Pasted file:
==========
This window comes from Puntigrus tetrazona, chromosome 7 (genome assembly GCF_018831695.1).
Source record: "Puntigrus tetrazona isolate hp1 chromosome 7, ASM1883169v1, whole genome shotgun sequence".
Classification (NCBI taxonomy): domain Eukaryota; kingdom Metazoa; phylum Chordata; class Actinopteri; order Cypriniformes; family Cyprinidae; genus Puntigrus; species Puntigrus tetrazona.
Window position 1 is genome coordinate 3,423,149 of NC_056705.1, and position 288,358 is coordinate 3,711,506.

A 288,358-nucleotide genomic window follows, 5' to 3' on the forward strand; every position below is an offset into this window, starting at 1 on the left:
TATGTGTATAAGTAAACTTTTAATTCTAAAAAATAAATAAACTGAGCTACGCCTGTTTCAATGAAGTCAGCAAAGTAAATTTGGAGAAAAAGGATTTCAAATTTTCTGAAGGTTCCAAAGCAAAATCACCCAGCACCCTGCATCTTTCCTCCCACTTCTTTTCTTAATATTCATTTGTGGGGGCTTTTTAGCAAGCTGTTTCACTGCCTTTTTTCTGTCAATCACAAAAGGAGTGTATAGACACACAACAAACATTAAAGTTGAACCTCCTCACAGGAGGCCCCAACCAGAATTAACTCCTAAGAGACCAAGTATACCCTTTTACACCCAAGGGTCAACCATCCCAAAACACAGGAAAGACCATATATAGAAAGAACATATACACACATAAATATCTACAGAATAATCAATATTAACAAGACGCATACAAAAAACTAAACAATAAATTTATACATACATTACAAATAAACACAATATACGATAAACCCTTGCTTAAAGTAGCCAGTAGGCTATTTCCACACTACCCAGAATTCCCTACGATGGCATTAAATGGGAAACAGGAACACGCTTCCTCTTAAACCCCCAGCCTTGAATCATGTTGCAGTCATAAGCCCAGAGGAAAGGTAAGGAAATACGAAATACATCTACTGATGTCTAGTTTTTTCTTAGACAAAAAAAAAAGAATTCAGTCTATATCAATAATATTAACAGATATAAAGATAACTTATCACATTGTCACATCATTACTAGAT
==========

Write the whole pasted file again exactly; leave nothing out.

This window comes from Puntigrus tetrazona, chromosome 7 (genome assembly GCF_018831695.1).
Source record: "Puntigrus tetrazona isolate hp1 chromosome 7, ASM1883169v1, whole genome shotgun sequence".
Classification (NCBI taxonomy): domain Eukaryota; kingdom Metazoa; phylum Chordata; class Actinopteri; order Cypriniformes; family Cyprinidae; genus Puntigrus; species Puntigrus tetrazona.
Window position 1 is genome coordinate 3,423,149 of NC_056705.1, and position 288,358 is coordinate 3,711,506.

A 288,358-nucleotide genomic window follows, 5' to 3' on the forward strand; every position below is an offset into this window, starting at 1 on the left:
TATGTGTATAAGTAAACTTTTAATTCTAAAAAATAAATAAACTGAGCTACGCCTGTTTCAATGAAGTCAGCAAAGTAAATTTGGAGAAAAAGGATTTCAAATTTTCTGAAGGTTCCAAAGCAAAATCACCCAGCACCCTGCATCTTTCCTCCCACTTCTTTTCTTAATATTCATTTGTGGGGGCTTTTTAGCAAGCTGTTTCACTGCCTTTTTTCTGTCAATCACAAAAGGAGTGTATAGACACACAACAAACATTAAAGTTGAACCTCCTCACAGGAGGCCCCAACCAGAATTAACTCCTAAGAGACCAAGTATACCCTTTTACACCCAAGGGTCAACCATCCCAAAACACAGGAAAGACCATATATAGAAAGAACATATACACACATAAATATCTACAGAATAATCAATATTAACAAGACGCATACAAAAAACTAAACAATAAATTTATACATACATTACAAATAAACACAATATACGATAAACCCTTGCTTAAAGTAGCCAGTAGGCTATTTCCACACTACCCAGAATTCCCTACGATGGCATTAAATGGGAAACAGGAACACGCTTCCTCTTAAACCCCCAGCCTTGAATCATGTTGCAGTCATAAGCCCAGAGGAAAGGTAAGGAAATACGAAATACATCTACTGATGTCTAGTTTTTTCTTAGACAAAAAAAAAAGAATTCAGTCTATATCAATAATATTAACAGATATAAAGATAACTTATCACATTGTCACATCATTACTAGAT